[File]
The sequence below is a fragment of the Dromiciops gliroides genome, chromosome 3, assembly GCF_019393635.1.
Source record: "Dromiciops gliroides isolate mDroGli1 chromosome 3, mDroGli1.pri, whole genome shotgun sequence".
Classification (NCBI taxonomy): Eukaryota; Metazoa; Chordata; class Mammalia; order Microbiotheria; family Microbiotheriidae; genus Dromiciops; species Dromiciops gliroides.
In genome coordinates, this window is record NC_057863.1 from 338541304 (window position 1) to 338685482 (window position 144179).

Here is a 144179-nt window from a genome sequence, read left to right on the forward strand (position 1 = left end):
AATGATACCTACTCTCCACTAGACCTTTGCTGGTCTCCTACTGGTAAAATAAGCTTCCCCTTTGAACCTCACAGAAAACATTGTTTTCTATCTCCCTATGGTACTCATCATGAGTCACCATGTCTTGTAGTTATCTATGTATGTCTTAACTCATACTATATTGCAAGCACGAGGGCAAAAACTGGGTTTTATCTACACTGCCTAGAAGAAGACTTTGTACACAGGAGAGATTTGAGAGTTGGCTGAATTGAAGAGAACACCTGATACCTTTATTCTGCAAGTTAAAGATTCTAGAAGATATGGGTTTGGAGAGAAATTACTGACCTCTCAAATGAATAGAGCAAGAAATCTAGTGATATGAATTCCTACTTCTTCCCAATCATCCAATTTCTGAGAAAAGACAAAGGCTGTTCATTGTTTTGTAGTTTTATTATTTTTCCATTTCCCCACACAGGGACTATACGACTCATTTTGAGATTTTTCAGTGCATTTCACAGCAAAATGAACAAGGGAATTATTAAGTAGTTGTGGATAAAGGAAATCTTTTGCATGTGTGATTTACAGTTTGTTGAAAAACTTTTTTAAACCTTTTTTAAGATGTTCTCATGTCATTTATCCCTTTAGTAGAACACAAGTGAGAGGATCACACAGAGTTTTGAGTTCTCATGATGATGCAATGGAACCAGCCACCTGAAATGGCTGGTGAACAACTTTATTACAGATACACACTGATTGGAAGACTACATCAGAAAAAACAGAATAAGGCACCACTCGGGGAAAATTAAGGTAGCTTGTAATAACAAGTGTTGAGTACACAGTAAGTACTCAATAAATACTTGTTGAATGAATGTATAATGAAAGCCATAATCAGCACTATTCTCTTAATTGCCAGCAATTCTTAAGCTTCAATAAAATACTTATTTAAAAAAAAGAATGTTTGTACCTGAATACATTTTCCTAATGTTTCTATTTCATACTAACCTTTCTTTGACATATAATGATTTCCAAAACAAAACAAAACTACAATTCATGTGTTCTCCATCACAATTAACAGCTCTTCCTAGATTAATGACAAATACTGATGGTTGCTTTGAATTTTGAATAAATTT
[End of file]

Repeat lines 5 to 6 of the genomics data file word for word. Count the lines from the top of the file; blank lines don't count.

Here is a 144179-nt window from a genome sequence, read left to right on the forward strand (position 1 = left end):
AATGATACCTACTCTCCACTAGACCTTTGCTGGTCTCCTACTGGTAAAATAAGCTTCCCCTTTGAACCTCACAGAAAACATTGTTTTCTATCTCCCTATGGTACTCATCATGAGTCACCATGTCTTGTAGTTATCTATGTATGTCTTAACTCATACTATATTGCAAGCACGAGGGCAAAAACTGGGTTTTATCTACACTGCCTAGAAGAAGACTTTGTACACAGGAGAGATTTGAGAGTTGGCTGAATTGAAGAGAACACCTGATACCTTTATTCTGCAAGTTAAAGATTCTAGAAGATATGGGTTTGGAGAGAAATTACTGACCTCTCAAATGAATAGAGCAAGAAATCTAGTGATATGAATTCCTACTTCTTCCCAATCATCCAATTTCTGAGAAAAGACAAAGGCTGTTCATTGTTTTGTAGTTTTATTATTTTTCCATTTCCCCACACAGGGACTATACGACTCATTTTGAGATTTTTCAGTGCATTTCACAGCAAAATGAACAAGGGAATTATTAAGTAGTTGTGGATAAAGGAAATCTTTTGCATGTGTGATTTACAGTTTGTTGAAAAACTTTTTTAAACCTTTTTTAAGATGTTCTCATGTCATTTATCCCTTTAGTAGAACACAAGTGAGAGGATCACACAGAGTTTTGAGTTCTCATGATGATGCAATGGAACCAGCCACCTGAAATGGCTGGTGAACAACTTTATTACAGATACACACTGATTGGAAGACTACATCAGAAAAAACAGAATAAGGCACCACTCGGGGAAAATTAAGGTAGCTTGTAATAACAAGTGTTGAGTACACAGTAAGTACTCAATAAATACTTGTTGAATGAATGTATAATGAAAGCCATAATCAGCACTATTCTCTTAATTGCCAGCAATTCTTAAGCTTCAATAAAATACTTATTTAAAAAAAAGAATGTTTGTACCTGAATACATTTTCCTAATGTTTCTATTTCATACTAACCTTTCTTTGACATATAATGATTTCCAAAACAAAACAAAACTACAATTCATGTGTTCTCCATCACAATTAACAGCTCTTCCTAGATTAATGACAAATACTGATGGTTGCTTTGAATTTTGAATAAATTT